Aug. 10, 2018 - On the eve of its 120th school year, Jesuit High School celebrated an historic milestone on Tuesday, Aug. 7: The Rite of Dedication for the Chapel of the Holy Cross.
Bishop Michael C. Barber, SJ, of Oakland, Calif., the first American Bishop appointed by Pope Francis, was the celebrant of this joyous occasion years in the making. Jesuit priests, along with dozens of Jesuit student altar servers, chamber musicians and choir singers, as well as hundreds of Jesuit High School supporters, joined the Bishop at this momentous event.
Now consecrated, the magnificent 950-seat Holy Cross Chapel – the heart of the school at the center of campus – represents the fourth major sacred space in Jesuit High's history. It is preceded by St. Louis Church (1899-1905), Sacred Heart Church (1905-1962), and St. Anthony's Chapel (1962-2016).
Featuring the captivating works of Spanish painter Raul Berzosa and Florence, Italy-based sculptor Cody Swanson, the new student chapel will serve the greater Jesuit community and boys in the Tampa Bay area for the 21st century and beyond.
Tuesday's special event began with a processional across campus to the Chapel portico. There, the Chapel's architect, Duncan Stroik of the University of Notre Dame, and Taylor Burt '08, representing contractor Batson-Cook, offered the keys and the plan to the building to the Bishop. Jesuit school president Fr. Richard C. Hermes, SJ, then unlocked the doors to the chapel and led everyone inside.
The Bishop, accompanied by assisting priests including Fr. Hermes and local Jesuits Vincent Capuano, Paul Deutsch, Jay Hooks, Patrick Hough and Angel Rivera-Fals, led the ceremony. He sprinkled the people and the walls with holy water all throughout the chapel. Six authentic relics were part of the processional (they had been venerated in the gymnasium) and Bishop Barber placed one in an aperture at each of the four side shrines, and two in the main altar. There, they were enclosed by a stonemason.
Before pouring the sacred Chrism and anointing the altar, Bishop Barber said: "May the Lord by his power sanctify this altar and this house, which by our ministry we anoint, so that as visible signs they may express the mystery of Christ and the Church."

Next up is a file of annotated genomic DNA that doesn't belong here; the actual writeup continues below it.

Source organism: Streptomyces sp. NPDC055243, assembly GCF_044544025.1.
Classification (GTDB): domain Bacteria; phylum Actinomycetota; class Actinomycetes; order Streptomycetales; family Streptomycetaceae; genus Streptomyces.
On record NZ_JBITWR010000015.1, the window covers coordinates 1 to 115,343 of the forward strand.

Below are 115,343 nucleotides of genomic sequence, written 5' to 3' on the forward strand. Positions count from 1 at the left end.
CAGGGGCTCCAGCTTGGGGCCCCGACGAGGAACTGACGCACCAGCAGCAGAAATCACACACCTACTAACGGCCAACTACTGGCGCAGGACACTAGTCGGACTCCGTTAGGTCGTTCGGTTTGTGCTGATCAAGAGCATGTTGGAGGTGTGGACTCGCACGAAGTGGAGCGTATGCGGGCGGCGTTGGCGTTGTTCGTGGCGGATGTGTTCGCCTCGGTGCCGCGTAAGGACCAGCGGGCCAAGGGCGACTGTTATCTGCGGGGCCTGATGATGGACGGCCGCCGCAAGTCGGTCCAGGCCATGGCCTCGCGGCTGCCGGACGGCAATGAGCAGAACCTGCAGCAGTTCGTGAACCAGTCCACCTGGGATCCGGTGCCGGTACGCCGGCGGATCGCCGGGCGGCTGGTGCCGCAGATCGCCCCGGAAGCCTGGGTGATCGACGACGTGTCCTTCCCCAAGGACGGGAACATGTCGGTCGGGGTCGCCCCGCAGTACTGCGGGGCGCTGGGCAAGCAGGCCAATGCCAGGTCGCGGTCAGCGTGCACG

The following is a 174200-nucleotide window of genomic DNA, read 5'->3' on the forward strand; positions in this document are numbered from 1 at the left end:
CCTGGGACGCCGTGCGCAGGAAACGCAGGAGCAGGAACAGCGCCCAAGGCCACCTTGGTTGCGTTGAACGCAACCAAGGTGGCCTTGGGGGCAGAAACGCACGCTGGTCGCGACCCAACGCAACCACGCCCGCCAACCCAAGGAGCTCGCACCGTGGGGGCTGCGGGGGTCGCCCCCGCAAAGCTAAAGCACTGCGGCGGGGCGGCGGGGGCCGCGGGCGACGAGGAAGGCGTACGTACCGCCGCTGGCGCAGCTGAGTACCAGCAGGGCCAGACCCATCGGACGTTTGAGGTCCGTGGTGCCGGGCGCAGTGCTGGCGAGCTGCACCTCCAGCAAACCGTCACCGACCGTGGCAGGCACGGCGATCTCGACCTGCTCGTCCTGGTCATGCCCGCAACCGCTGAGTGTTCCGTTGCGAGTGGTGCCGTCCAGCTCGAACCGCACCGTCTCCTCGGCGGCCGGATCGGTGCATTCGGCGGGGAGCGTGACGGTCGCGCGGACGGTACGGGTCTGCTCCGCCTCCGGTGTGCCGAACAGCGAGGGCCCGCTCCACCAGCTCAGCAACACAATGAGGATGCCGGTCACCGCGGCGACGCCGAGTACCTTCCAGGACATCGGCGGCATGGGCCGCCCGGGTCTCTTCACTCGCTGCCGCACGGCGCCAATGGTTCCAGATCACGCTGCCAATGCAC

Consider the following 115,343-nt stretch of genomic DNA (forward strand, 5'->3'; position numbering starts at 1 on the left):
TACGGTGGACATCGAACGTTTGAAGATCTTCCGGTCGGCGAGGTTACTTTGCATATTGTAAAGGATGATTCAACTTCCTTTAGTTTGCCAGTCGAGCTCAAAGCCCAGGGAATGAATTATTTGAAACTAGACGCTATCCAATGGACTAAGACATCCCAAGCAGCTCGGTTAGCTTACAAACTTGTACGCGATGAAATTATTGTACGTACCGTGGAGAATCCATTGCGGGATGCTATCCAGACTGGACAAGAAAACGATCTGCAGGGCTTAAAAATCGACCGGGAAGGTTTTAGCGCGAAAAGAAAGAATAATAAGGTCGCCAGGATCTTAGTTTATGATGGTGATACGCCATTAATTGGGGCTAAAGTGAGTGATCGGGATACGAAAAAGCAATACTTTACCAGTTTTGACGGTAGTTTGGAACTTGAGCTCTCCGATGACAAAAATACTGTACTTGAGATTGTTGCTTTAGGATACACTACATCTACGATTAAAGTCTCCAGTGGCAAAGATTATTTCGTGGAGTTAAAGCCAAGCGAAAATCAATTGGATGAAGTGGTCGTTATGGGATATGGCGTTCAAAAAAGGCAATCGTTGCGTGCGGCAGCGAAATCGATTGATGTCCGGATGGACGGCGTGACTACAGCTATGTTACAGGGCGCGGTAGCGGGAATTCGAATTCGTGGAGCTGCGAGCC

|Fr. Richard Hermes, SJ, at the dedication of the Chapel of the Holy Cross
at Jesuit High School, Tampa
Couch made the largest gift in school history, $3.15 million, to Jesuit's For Greater Glory campaign. The chapel of the Holy Cross is the second major structure supported by the $40 million campaign. Launched in 2015, For Greater Glory represents a renewal of school life by investing fully in Jesuit High's people, programs, and facilities, and the campaign includes both Phase I and Phase II of the school's campus master plan.
Phase I has included Gonzmart Hall, a 32,000 square foot administration and student center that was dedicated in March, and the stately Oliva Courtyard. The courtyard connects Holy Cross Chapel with Gonzmart Hall and will be completed in the coming weeks. (Fr. Hermes, SJ also spoke on Tuesday about additional elements being added to the chapel as it completes construction soon, including stained glass above the choir loft on the west side.) Phase II will include a new Performing Arts Center.
Following a year of planning and two years of construction, the chapel represents one of the great landmarks in Jesuit High School's history. At 13,000-square feet (and 126-feet high to the top of the gold leaf-covered cross above the cupola), it has allowed Jesuit High to accept more students. Its predecessor, St. Anthony's Chapel, served Jesuit for 55 years and had a capacity of a little under than 700. This fall for the first time, Jesuit will begin a school year with 800 students, who will all fit comfortably into the chapel every morning for daily Convocation.
Tuesday marked the debut of an organ at Jesuit High. Played by Jesuit's first Zipoli Scholar, Jordan Vivero '18, the Phoenix Organ provides a traditional, sacred soundtrack to Mass and other chapel events. The choir and chamber orchestra, led by Dominick DiCarlo and Nina Wegmann, gave inspired performances at the Mass.
The five evocative chapel paintings by Berzosa include the Vision at La Storta behind the main altar. While on his journey from Venice to Rome in 1537, Jesuit Founder St. Ignatius Loyola and his companions paused at a small church where Ignatius saw God the Father together with Jesus who was carrying his cross. Ignatius then heard the words "I will be favorable to you in Rome." The Jesuit Order was approved by Pope Paul III in Rome in 1540.
The four corners of the chapel are occupied by breathtaking sacred side shrines, each dedicated to a Jesuit martyr and featuring the vivid work of Berzosa, depicting them when they were martyred: St. Edmund Campion, SJ, 1581 at Tyburn in England; French missionary St. Isaac Jogues, SJ, 1646 at Auriesville, New York; St. Paul Miki, SJ, 1597 in Nagasaki, Japan; and Bl. Miguel Pro, SJ, 1927 in Mexico.
In front of the chapel on each side of the entrance is a statue, of St. Ignatius to the left and of St. Francis Xavier, SJ to the right. Both are the work of Swanson, who also made the Stations of the Cross that encircle the chapel's interior. All of the chapel marble is from Italy (selected during a visit to Italy by Fr. Hermes), and the brilliant stained glass on the east side is from Conrad Schmitt Studios in Wisconsin.
A photo slideshow from the Rite of Dedication for the Chapel of the Holy Cross is available on Jesuit High School's website.